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Seminarians Live Where Stars Slept : Mansion on Adams Once Was Home to Film Celebrities

September 20, 1987|CHARLES LOCKWOOD | Special to The Times: Charles Lockwood is a free-lance writer based in Topanga

At 649 W. Adams Blvd., just east of Figueroa Street and around the corner from secluded Chester Place, stands a well-kept Tudor-style mansion.

Today, this tree-shaded,three-story home, built in 1905 by prominent businessman Randolph Huntington Miner, is a little-known reminder of West Adams Boulevard's heyday as Los Angeles' most desirable address from the turn of the century through the 1930s.

(This mansion is not included in the West Adams home tour this year.)

In the 1920s and 1930s, however, this mansion was also well-known to any devoted movie fan in America. For several years following World War I, four movie celebrities lived in the house, one after another.

The first of these was the mysterious Theda Bara, the product of one of Hollywood's first high-pressure public relations campaigns.

With the help of her studio, the dark-haired, pale-skinned Theda became the classic vamp and maintained that image in silent films like "A Fool There Was" in which she ensnares and destroys men with her primitive, almost mystical allure. Audiences gasped when they read the silent-film title card with her most passionate line: "Kiss me my fool."

Skulls and Mummy Cases

Theda Bara filled the mansion's elegant rooms with tiger-skin rugs, crystal balls, skulls, mummy cases and anything else that looked mysterious and sensual.

After Theda Bara's hold over the public declined around 1918, she retired from the screen, married her director, and became a respectable Beverly Hills housewife. But the West Adams Boulevard mansion was just starting its role as a home of the stars--much to the chagrin of the neighborhood's wealthy residents who viewed all movie people with disdain.

One year later, her "society" neighbors got a shock: The boisterous, hard-drinking comedian Roscoe (Fatty) Arbuckle moved in.

The hulking baby-faced Fatty had been a singing waiter, burlesque comic and vaudeville performer before he met Mack Sennett in 1913.

In 1917, Fatty signed with producer Joe Schenck, and made more comedy shorts and a few full-length movies. His salary was $5,000 a week.

Practcial Jokes

Fatty spent $25,000 for a custom Pierce Arrow convertible, and he went through thousands more throwing parties, giving presents to his friends and buying jewelry for his wife, Minta. Even Fatty's famed practical jokes became more elaborate.

No one was safe from these pranks, not even Paramount Pictures head Adolph Zukor when he came to dinner at Fatty's West Adams Boulevard house one night in 1919. Buster Keaton was going to play the part of the clumsy butler, and all the guests knew ahead of time, except Zukor.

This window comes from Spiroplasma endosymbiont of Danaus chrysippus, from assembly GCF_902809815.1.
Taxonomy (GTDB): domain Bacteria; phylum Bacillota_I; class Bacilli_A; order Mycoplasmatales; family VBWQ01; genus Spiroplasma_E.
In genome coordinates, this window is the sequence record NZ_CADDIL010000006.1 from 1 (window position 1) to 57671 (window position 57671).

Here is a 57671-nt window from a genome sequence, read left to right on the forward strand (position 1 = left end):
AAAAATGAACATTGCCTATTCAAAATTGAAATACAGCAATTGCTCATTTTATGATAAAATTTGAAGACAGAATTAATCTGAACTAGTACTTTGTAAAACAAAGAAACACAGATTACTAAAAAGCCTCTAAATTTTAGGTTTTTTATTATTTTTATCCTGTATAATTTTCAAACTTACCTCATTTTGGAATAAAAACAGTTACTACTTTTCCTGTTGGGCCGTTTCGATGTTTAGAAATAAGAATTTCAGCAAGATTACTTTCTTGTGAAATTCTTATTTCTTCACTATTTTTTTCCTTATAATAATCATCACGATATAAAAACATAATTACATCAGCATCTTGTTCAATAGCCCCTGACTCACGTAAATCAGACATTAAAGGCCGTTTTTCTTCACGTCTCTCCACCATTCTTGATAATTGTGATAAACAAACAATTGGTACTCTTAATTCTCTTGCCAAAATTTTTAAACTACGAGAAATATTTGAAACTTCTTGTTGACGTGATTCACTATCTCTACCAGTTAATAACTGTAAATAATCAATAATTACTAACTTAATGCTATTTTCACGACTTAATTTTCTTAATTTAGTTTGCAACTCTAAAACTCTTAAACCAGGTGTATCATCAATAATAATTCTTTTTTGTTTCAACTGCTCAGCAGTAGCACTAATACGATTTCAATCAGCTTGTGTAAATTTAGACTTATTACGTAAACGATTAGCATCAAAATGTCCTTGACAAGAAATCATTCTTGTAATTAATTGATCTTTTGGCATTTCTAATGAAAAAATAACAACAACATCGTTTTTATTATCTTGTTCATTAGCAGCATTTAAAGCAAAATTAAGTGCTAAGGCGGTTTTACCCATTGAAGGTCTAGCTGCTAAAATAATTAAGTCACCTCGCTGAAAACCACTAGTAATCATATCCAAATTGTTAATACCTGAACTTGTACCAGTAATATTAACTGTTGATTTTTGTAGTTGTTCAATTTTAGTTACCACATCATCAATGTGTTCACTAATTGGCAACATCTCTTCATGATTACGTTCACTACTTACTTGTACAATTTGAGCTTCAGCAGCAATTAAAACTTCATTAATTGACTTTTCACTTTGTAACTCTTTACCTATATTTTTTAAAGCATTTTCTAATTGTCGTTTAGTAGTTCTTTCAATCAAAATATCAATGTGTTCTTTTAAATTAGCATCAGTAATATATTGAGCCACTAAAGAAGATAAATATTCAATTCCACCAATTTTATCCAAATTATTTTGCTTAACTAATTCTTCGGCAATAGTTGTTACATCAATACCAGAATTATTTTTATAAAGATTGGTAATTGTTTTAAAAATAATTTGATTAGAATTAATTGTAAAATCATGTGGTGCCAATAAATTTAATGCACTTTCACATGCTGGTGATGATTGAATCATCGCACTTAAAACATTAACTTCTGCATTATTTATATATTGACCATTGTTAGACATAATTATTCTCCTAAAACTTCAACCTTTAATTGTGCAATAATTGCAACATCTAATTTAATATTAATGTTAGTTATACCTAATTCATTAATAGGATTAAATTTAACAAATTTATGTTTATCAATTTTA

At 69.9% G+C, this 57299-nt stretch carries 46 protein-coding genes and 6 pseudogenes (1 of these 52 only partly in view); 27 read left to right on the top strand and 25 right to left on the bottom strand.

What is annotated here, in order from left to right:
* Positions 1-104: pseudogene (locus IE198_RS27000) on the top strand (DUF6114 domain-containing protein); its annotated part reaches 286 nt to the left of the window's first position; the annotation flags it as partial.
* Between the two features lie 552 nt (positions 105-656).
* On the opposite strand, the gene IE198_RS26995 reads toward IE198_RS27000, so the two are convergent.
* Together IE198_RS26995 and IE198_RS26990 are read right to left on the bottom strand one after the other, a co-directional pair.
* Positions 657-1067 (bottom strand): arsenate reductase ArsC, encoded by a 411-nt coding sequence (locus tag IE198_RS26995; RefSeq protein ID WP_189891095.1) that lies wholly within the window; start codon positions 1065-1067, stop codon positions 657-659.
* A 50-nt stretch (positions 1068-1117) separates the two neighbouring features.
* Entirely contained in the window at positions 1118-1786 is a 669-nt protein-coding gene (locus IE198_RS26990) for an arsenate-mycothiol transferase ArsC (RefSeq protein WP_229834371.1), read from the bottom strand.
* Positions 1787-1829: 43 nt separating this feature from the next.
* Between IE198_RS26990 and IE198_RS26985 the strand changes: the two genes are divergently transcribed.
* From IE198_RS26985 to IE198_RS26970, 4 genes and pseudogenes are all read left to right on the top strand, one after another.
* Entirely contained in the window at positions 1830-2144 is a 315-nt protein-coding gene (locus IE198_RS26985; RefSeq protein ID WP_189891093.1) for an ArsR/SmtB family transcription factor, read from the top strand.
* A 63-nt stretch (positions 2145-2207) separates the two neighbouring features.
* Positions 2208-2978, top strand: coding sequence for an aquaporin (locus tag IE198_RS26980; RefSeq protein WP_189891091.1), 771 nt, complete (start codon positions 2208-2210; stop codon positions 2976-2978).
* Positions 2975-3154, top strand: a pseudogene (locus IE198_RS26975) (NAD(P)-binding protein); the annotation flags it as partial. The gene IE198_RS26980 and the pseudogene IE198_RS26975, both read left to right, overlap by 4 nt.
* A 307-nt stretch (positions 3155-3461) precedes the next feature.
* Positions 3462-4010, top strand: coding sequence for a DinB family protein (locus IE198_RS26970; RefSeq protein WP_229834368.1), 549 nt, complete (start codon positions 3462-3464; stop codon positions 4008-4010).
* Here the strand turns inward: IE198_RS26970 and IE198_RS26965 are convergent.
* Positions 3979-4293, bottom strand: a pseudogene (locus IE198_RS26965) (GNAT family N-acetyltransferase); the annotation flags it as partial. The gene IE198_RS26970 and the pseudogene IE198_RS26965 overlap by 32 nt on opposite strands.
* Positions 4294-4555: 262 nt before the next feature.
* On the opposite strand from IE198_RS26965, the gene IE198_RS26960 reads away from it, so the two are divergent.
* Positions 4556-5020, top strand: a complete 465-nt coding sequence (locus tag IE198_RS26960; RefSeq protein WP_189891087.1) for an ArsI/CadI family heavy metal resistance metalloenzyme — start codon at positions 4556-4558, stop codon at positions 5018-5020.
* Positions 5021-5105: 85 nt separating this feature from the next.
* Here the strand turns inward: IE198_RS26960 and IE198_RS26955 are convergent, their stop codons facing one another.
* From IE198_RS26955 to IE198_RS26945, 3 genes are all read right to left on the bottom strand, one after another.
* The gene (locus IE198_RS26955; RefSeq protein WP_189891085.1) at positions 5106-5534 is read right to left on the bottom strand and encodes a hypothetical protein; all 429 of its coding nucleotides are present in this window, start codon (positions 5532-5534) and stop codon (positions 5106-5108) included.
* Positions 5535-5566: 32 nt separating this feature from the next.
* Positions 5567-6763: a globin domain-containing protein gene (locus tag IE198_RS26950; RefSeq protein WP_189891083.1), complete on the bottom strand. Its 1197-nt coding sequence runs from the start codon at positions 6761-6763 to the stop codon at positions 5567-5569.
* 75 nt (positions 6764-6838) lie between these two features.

Buster's best performance that night was with the roast turkey. After walking into the dining room, Buster "accidentally" dropped his white linen service napkin onto the floor. He bent over to pick it up while dexterously balancing the turkey aloft on the serving tray.

At just that moment, another servant walked through the double doors, pushing Buster and the turkey onto the carpet. The two men struggled to get the greasy turkey back on the tray.

Jumping up from his chair, Arbuckle grabbed Buster and dragged him into the kitchen. Amid more thuds and smashing dishes, the guest heard Buster's cries for mercy. Suddenly, the swinging doors were flung open and Fatty chased Buster through the dining room and out the front door onto otherwise sedate West Adams Boulevard.

Career Collapsed

But Fatty Arbuckle did not enjoy his fine West Adams Boulevard mansion for long. His career collapsed when actress Virginia Rappe died after a several-days-long drinking party that he hosted in his suite at San Francisco's celebrated St. Francis Hotel over Labor Day weekend, 1921.

Paramount scrapped Fatty's lucrative contract, and in 1923, the out-of-work Fatty briefly rented the mansion to director Raoul Walsh and actress Miriam Cooper.

A year later, Fatty's ex-producer, Joseph Schenck, and his actress wife, Norma Talmadge, moved into 649 W. Adams Boulevard.

In the mid-1920s, the Schencks left and moved into a mansion on Franklin Avenue in Hollywood. The succession of movie star residents came to an end, much to the relief of neighbors who had endured fans flocking to 649 W. Adams Boulevard.

During the 1930s, Mrs. Edward Laurence Doheny Sr. purchased the property, which adjoined her Chester Place mansion. For many years, Olin Wellborn III, Mrs. Doheny's attorney, rented the home.

After Mrs. Doheny's death in 1958, the mansion was bequeathed to the Archbishop of Los Angeles, who eventually gave the property to the Vincentian fathers and brothers. Today, the Tudor-style house is a residence for seminarians.

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